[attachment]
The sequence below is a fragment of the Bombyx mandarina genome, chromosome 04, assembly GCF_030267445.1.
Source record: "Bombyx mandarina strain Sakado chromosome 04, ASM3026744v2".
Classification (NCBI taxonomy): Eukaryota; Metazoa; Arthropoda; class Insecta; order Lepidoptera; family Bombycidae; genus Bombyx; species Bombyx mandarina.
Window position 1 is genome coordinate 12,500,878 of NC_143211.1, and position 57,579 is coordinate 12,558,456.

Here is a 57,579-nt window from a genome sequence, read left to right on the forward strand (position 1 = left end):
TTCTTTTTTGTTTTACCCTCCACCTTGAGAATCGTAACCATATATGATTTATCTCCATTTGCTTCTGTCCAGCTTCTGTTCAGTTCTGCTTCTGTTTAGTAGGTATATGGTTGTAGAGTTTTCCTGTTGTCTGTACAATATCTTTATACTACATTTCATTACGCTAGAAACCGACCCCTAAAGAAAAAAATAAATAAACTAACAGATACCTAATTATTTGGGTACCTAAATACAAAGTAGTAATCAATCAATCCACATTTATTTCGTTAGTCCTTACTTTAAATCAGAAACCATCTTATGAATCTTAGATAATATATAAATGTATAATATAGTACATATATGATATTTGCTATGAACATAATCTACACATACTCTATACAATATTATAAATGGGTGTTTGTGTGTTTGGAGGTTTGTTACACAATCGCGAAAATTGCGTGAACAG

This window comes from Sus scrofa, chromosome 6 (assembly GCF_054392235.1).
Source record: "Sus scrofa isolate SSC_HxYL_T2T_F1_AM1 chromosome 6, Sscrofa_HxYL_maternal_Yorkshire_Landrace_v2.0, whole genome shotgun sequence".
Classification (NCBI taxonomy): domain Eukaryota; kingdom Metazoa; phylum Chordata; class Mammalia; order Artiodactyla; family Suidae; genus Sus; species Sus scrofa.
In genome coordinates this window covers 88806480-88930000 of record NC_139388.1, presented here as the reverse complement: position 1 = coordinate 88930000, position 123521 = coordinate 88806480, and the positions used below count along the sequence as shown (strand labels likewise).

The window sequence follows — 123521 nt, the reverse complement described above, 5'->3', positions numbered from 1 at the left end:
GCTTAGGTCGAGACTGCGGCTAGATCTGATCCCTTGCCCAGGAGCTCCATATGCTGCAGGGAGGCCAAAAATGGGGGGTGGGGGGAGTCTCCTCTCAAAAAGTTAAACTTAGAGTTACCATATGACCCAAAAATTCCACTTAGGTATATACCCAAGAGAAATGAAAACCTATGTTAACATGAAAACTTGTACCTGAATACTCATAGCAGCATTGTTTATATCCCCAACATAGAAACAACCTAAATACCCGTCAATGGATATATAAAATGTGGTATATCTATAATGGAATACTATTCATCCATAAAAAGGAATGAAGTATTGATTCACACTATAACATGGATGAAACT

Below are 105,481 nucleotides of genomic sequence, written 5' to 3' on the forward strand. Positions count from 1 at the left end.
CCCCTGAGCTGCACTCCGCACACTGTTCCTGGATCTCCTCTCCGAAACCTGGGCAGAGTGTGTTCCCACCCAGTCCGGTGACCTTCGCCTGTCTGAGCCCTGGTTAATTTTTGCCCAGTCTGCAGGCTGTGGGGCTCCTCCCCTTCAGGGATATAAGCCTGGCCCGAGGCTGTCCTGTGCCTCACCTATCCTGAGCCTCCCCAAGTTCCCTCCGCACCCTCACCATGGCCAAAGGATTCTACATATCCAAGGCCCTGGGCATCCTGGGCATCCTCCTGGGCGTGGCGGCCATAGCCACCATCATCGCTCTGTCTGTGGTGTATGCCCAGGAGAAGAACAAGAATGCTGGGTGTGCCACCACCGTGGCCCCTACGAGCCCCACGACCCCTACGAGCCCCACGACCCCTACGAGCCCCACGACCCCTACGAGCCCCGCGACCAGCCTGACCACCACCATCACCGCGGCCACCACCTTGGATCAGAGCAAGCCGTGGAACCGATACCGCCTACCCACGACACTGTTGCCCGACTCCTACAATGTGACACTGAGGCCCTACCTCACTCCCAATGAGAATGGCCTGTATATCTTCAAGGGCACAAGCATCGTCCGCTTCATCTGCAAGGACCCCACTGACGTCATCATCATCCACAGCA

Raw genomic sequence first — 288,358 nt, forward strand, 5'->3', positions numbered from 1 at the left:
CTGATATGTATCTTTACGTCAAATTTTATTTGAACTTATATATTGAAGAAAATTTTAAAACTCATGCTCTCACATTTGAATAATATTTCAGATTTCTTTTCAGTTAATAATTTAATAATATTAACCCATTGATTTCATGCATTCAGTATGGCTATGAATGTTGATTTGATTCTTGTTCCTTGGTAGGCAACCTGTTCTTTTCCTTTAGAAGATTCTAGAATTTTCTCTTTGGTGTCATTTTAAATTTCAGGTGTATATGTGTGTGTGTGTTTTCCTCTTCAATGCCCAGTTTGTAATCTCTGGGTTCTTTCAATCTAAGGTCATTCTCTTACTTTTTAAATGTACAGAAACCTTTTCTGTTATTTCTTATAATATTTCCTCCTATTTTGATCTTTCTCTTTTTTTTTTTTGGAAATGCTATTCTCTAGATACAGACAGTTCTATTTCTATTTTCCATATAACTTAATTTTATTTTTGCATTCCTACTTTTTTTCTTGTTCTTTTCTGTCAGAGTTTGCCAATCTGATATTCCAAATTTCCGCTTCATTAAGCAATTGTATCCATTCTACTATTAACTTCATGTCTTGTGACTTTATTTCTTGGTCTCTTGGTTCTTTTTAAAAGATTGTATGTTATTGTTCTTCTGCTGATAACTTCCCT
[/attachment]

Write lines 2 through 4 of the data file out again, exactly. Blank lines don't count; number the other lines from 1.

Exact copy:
Source record: "Bombyx mandarina strain Sakado chromosome 04, ASM3026744v2".
Classification (NCBI taxonomy): Eukaryota; Metazoa; Arthropoda; class Insecta; order Lepidoptera; family Bombycidae; genus Bombyx; species Bombyx mandarina.
Window position 1 is genome coordinate 12,500,878 of NC_143211.1, and position 57,579 is coordinate 12,558,456.